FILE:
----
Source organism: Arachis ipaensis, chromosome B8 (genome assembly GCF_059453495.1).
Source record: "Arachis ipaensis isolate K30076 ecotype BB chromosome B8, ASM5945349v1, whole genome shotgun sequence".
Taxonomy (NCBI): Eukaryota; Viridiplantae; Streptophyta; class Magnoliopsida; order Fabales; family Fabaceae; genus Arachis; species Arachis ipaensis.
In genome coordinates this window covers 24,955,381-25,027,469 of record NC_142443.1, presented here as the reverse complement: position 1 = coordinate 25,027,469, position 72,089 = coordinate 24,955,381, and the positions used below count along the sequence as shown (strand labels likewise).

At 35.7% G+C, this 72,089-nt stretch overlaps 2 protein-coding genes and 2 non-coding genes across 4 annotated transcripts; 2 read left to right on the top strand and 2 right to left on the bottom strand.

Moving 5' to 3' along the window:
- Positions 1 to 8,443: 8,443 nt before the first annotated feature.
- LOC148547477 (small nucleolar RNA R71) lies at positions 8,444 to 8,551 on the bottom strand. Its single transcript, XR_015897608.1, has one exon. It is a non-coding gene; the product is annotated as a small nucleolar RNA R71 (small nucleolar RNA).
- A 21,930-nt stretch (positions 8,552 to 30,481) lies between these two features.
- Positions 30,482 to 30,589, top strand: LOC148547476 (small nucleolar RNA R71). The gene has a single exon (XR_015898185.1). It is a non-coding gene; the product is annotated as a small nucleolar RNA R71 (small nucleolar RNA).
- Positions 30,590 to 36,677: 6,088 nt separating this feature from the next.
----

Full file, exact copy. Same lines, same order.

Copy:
Source organism: Arachis ipaensis, chromosome B8 (genome assembly GCF_059453495.1).
Source record: "Arachis ipaensis isolate K30076 ecotype BB chromosome B8, ASM5945349v1, whole genome shotgun sequence".
Taxonomy (NCBI): Eukaryota; Viridiplantae; Streptophyta; class Magnoliopsida; order Fabales; family Fabaceae; genus Arachis; species Arachis ipaensis.
In genome coordinates this window covers 24,955,381-25,027,469 of record NC_142443.1, presented here as the reverse complement: position 1 = coordinate 25,027,469, position 72,089 = coordinate 24,955,381, and the positions used below count along the sequence as shown (strand labels likewise).

At 35.7% G+C, this 72,089-nt stretch overlaps 2 protein-coding genes and 2 non-coding genes across 4 annotated transcripts; 2 read left to right on the top strand and 2 right to left on the bottom strand.

Moving 5' to 3' along the window:
- Positions 1 to 8,443: 8,443 nt before the first annotated feature.
- LOC148547477 (small nucleolar RNA R71) lies at positions 8,444 to 8,551 on the bottom strand. Its single transcript, XR_015897608.1, has one exon. It is a non-coding gene; the product is annotated as a small nucleolar RNA R71 (small nucleolar RNA).
- A 21,930-nt stretch (positions 8,552 to 30,481) lies between these two features.
- Positions 30,482 to 30,589, top strand: LOC148547476 (small nucleolar RNA R71). The gene has a single exon (XR_015898185.1). It is a non-coding gene; the product is annotated as a small nucleolar RNA R71 (small nucleolar RNA).
- Positions 30,590 to 36,677: 6,088 nt separating this feature from the next.